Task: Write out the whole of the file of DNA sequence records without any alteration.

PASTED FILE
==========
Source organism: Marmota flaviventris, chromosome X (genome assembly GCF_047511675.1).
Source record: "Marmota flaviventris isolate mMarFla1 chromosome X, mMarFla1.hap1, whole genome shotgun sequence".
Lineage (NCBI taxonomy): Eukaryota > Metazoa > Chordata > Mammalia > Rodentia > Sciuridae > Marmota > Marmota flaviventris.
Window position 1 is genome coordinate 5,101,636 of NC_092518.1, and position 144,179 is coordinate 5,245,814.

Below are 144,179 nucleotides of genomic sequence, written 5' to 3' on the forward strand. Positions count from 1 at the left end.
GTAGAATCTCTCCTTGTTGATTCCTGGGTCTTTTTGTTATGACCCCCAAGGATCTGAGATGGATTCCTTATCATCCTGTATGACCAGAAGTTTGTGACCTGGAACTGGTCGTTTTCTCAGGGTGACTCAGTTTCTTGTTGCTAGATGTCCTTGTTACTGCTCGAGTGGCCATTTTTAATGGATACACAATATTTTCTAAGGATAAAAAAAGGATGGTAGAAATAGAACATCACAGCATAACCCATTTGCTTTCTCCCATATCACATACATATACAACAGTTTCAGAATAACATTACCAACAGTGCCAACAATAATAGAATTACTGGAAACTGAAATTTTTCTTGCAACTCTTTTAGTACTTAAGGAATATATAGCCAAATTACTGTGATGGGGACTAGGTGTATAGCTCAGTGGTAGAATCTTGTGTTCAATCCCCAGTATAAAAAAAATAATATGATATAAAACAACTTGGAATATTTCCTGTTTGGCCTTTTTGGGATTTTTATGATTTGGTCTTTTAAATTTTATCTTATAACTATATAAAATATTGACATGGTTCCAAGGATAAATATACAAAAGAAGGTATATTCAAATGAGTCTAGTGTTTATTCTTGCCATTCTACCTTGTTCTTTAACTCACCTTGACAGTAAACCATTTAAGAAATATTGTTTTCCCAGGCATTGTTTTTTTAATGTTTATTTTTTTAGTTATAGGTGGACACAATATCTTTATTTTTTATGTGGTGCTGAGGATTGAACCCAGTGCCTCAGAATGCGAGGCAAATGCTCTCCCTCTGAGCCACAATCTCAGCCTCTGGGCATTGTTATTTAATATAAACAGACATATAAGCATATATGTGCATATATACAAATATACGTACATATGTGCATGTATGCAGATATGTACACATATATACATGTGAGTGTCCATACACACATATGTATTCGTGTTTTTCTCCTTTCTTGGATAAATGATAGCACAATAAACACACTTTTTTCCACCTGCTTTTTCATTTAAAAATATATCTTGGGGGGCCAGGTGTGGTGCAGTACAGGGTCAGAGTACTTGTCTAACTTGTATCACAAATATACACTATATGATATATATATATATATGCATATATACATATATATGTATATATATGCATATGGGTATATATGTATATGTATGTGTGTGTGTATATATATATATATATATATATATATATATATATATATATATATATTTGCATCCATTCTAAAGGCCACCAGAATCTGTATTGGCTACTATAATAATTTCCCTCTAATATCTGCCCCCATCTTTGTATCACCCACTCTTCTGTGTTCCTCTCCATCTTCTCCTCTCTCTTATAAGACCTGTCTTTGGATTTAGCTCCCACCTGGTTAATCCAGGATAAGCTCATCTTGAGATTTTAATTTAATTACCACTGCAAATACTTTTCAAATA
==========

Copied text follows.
Source organism: Marmota flaviventris, chromosome X (genome assembly GCF_047511675.1).
Source record: "Marmota flaviventris isolate mMarFla1 chromosome X, mMarFla1.hap1, whole genome shotgun sequence".
Lineage (NCBI taxonomy): Eukaryota > Metazoa > Chordata > Mammalia > Rodentia > Sciuridae > Marmota > Marmota flaviventris.
Window position 1 is genome coordinate 5,101,636 of NC_092518.1, and position 144,179 is coordinate 5,245,814.

Below are 144,179 nucleotides of genomic sequence, written 5' to 3' on the forward strand. Positions count from 1 at the left end.
GTAGAATCTCTCCTTGTTGATTCCTGGGTCTTTTTGTTATGACCCCCAAGGATCTGAGATGGATTCCTTATCATCCTGTATGACCAGAAGTTTGTGACCTGGAACTGGTCGTTTTCTCAGGGTGACTCAGTTTCTTGTTGCTAGATGTCCTTGTTACTGCTCGAGTGGCCATTTTTAATGGATACACAATATTTTCTAAGGATAAAAAAAGGATGGTAGAAATAGAACATCACAGCATAACCCATTTGCTTTCTCCCATATCACATACATATACAACAGTTTCAGAATAACATTACCAACAGTGCCAACAATAATAGAATTACTGGAAACTGAAATTTTTCTTGCAACTCTTTTAGTACTTAAGGAATATATAGCCAAATTACTGTGATGGGGACTAGGTGTATAGCTCAGTGGTAGAATCTTGTGTTCAATCCCCAGTATAAAAAAAATAATATGATATAAAACAACTTGGAATATTTCCTGTTTGGCCTTTTTGGGATTTTTATGATTTGGTCTTTTAAATTTTATCTTATAACTATATAAAATATTGACATGGTTCCAAGGATAAATATACAAAAGAAGGTATATTCAAATGAGTCTAGTGTTTATTCTTGCCATTCTACCTTGTTCTTTAACTCACCTTGACAGTAAACCATTTAAGAAATATTGTTTTCCCAGGCATTGTTTTTTTAATGTTTATTTTTTTAGTTATAGGTGGACACAATATCTTTATTTTTTATGTGGTGCTGAGGATTGAACCCAGTGCCTCAGAATGCGAGGCAAATGCTCTCCCTCTGAGCCACAATCTCAGCCTCTGGGCATTGTTATTTAATATAAACAGACATATAAGCATATATGTGCATATATACAAATATACGTACATATGTGCATGTATGCAGATATGTACACATATATACATGTGAGTGTCCATACACACATATGTATTCGTGTTTTTCTCCTTTCTTGGATAAATGATAGCACAATAAACACACTTTTTTCCACCTGCTTTTTCATTTAAAAATATATCTTGGGGGGCCAGGTGTGGTGCAGTACAGGGTCAGAGTACTTGTCTAACTTGTATCACAAATATACACTATATGATATATATATATATATGCATATATACATATATATGTATATATATGCATATGGGTATATATGTATATGTATGTGTGTGTGTATATATATATATATATATATATATATATATATATATATATATATATTTGCATCCATTCTAAAGGCCACCAGAATCTGTATTGGCTACTATAATAATTTCCCTCTAATATCTGCCCCCATCTTTGTATCACCCACTCTTCTGTGTTCCTCTCCATCTTCTCCTCTCTCTTATAAGACCTGTCTTTGGATTTAGCTCCCACCTGGTTAATCCAGGATAAGCTCATCTTGAGATTTTAATTTAATTACCACTGCAAATACTTTTCAAATA